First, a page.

Today, the 4th of October, the people of The Republic of Ireland will decide a crucial issue. We have been seeing political signs and banners on both sides of this incredible (to an American) issue. The people are going to vote to keep or abolish the Seanad Eireann or Senate of Ireland. Wha!?
Growing up in the States with our famous bicameral legislature, the thought of simply getting rid of one is incredible. "Let's just get rid of the US Senate, ya know, to save some money!"
Astoundingly, as I write this a few weeks before the election day, there isn't much in the news about it. On the radio, it is usually mentioned between other small headlines. It sounds like a minor detail, like business as usual. I can't even imagine what would be happening in the American media two weeks prior to a national vote to shake the Constitution like an Etch-A-Sketch and rewrite the distribution of power. The television and radio pundits would get months of material. Political action committees would buy all television commercial time- no more ads for cars, breakfast cereals, beer, or check-cashing stores- just smiling suits framed by waving flags and amber waves of grain pushing a political point. Glenn Beck, Bill O'Reilly, and Al Franken would get (even more) lucrative book deals after screaming at each other for hours on television.
For our non-American readers, here's a primer of my native legislative context. The US, in its infancy, wanted to divide the legislative power among the original 13 states. They stumbled upon a problem in equal distribution. If they assigned representation simply on population, the larger, more populated states could overpower and bully the smaller states. If they gave each state equal representation, the small, less populated states would have the balance of power tipped too far the other way. The framers of the constitution wanted, at all costs, to prevent too much power going to too few, so a compromise was reached. There would be two Houses of Congress. The House of Representatives would have power divided by state population. The biggest states had more representatives and thus, more voting power in this house. As a balance, they also established the United States Senate. The Senate was to have two representative from each state, regardless of geographic size or population. The two houses were both to be elected by popular vote of the people of the States, and prospective laws would have to be written, evaluated, and approved by both houses. This is, of course, putting it overly simply. I have avoided (mostly because I don't remember the details...) the complex system of checks and balances between the two houses that keep either of them from pushing the other around.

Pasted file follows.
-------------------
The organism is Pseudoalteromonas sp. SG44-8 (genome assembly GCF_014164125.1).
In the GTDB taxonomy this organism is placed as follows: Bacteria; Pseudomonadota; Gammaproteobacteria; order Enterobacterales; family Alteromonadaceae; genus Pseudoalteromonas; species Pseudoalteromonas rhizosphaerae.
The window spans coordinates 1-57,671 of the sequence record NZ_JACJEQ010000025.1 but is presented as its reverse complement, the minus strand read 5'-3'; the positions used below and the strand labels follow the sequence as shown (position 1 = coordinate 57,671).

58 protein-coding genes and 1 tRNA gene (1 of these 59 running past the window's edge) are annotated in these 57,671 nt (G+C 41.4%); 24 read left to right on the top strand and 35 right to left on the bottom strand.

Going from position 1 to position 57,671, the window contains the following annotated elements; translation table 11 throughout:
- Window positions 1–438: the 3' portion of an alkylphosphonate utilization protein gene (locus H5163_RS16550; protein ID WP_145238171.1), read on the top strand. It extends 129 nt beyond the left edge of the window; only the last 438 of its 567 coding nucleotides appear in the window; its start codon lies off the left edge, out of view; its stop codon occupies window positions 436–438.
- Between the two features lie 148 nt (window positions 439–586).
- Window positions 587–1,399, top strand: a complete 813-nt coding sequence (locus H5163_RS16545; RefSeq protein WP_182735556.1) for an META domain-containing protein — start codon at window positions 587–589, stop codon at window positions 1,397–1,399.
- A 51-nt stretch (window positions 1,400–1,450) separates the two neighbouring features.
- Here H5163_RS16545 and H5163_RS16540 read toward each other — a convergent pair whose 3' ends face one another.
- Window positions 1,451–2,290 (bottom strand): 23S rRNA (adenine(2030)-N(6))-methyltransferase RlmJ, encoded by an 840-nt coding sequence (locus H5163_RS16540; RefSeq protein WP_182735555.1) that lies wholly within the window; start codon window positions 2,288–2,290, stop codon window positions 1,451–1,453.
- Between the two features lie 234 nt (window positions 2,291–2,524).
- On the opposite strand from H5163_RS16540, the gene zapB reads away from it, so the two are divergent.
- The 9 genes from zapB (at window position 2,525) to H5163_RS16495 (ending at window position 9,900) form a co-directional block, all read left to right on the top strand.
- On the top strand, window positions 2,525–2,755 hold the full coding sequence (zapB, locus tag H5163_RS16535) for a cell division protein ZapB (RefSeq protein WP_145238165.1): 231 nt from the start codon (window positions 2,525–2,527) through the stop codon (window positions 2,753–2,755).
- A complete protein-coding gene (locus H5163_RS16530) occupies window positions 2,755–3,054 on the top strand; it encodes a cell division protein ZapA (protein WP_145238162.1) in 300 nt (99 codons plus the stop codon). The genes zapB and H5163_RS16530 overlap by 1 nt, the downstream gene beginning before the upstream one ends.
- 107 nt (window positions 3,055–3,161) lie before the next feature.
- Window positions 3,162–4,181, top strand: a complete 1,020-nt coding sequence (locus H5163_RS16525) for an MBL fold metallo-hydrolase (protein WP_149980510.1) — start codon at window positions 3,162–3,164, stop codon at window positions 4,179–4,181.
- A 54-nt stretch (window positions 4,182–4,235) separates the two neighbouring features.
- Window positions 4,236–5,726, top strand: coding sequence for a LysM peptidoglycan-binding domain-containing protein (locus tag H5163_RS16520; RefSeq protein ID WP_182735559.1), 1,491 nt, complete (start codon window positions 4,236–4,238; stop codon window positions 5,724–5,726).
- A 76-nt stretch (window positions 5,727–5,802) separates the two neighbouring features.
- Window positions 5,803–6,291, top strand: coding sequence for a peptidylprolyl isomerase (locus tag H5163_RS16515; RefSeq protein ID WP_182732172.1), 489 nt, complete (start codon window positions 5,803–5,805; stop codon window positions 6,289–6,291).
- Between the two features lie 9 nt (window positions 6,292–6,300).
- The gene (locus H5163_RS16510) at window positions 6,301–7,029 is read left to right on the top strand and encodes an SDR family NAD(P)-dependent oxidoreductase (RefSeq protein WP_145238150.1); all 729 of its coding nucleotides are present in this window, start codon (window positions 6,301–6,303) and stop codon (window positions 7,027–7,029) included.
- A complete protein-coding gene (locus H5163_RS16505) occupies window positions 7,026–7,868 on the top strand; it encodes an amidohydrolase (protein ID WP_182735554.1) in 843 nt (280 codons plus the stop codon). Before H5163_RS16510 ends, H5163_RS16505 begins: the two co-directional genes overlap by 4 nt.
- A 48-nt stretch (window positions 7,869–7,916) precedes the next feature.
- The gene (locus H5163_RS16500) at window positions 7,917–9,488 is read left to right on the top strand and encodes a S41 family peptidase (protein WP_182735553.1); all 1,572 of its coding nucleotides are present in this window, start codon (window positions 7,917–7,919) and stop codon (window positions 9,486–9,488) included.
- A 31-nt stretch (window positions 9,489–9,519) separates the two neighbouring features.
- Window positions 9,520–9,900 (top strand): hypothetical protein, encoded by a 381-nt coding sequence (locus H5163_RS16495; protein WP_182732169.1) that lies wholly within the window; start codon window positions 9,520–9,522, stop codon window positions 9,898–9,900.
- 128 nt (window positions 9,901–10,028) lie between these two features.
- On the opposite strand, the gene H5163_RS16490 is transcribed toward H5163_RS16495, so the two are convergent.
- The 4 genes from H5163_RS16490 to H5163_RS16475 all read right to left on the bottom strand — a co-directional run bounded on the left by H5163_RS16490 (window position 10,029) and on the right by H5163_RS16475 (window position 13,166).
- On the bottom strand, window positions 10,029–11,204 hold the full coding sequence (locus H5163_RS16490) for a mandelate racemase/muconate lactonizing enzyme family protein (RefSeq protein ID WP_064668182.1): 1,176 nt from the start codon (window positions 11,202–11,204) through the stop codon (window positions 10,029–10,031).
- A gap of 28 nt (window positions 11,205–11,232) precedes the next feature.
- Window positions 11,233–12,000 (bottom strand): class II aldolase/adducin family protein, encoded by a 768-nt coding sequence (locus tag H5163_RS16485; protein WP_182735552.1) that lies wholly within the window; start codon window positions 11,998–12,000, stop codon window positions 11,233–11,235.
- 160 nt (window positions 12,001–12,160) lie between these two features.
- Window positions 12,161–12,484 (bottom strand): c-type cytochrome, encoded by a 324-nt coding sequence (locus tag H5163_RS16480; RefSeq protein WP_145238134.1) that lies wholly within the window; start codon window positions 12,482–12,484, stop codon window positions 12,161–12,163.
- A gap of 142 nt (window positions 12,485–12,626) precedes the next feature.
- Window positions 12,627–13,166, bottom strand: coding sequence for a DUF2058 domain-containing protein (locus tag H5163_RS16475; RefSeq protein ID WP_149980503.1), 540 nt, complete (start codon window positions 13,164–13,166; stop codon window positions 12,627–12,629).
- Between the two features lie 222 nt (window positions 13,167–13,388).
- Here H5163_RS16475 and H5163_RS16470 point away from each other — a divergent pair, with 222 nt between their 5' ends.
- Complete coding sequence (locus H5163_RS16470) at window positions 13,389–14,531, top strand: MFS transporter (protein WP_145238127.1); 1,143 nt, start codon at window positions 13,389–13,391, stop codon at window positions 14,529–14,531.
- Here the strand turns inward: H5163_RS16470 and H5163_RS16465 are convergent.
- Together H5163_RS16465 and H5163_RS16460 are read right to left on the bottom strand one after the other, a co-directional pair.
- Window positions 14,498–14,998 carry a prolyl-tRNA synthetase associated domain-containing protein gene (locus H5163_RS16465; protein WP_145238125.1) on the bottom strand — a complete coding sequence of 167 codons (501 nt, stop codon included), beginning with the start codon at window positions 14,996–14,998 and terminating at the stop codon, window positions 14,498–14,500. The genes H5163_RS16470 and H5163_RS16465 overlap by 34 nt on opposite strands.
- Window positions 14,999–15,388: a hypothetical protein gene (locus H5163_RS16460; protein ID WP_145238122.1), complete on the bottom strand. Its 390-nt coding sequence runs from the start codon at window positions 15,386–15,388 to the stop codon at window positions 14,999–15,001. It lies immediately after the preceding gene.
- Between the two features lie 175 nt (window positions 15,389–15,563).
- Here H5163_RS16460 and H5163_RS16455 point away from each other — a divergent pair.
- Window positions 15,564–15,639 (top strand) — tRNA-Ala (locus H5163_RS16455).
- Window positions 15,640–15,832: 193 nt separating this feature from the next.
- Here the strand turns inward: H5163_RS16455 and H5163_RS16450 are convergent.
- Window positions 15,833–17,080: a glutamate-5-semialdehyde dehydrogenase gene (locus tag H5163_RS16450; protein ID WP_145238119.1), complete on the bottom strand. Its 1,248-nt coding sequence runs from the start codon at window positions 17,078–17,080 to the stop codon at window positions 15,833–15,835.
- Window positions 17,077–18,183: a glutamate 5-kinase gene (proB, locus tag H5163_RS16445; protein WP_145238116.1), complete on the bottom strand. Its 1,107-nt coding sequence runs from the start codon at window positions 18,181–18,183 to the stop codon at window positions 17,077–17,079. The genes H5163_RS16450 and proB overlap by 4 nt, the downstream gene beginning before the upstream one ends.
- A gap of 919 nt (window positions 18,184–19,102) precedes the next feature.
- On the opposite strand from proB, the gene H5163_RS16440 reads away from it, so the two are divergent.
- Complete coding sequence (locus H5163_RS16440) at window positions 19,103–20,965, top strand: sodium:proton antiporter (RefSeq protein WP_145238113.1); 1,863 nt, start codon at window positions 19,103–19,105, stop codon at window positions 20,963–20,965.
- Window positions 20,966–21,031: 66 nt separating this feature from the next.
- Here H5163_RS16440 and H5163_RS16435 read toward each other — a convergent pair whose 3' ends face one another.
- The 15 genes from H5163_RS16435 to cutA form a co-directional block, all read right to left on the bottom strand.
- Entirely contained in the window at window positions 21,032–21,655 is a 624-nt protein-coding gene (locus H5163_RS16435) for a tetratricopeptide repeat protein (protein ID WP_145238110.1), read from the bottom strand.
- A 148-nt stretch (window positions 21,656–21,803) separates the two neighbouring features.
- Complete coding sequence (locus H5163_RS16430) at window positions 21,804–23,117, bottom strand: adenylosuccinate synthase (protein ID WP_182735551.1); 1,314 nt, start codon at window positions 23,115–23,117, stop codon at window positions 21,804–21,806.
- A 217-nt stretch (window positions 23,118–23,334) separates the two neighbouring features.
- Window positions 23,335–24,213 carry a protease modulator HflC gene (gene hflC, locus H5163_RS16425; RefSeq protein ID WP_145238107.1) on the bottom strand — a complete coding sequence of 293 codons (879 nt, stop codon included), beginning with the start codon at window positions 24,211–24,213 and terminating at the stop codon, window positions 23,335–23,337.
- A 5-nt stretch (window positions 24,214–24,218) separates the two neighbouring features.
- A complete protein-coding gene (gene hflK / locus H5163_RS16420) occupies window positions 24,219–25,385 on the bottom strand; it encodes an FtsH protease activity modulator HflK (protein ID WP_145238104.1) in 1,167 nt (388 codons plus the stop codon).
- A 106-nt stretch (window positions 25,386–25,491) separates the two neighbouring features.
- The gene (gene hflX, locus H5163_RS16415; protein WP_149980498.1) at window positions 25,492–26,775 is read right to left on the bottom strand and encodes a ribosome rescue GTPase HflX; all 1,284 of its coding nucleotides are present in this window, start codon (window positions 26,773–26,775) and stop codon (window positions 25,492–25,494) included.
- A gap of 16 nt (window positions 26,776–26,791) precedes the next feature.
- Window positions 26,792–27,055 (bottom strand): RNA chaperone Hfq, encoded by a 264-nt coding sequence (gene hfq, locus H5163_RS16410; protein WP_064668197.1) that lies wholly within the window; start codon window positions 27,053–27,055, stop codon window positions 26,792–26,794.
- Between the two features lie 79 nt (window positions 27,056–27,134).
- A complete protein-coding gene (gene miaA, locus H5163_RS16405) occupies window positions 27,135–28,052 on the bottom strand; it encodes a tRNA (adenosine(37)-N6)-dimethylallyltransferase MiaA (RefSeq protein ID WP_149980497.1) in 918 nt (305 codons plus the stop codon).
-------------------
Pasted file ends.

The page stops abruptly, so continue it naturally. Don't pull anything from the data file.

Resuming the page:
I was inspired by this issue to look further into the Irish legislative branch and how this vote came about.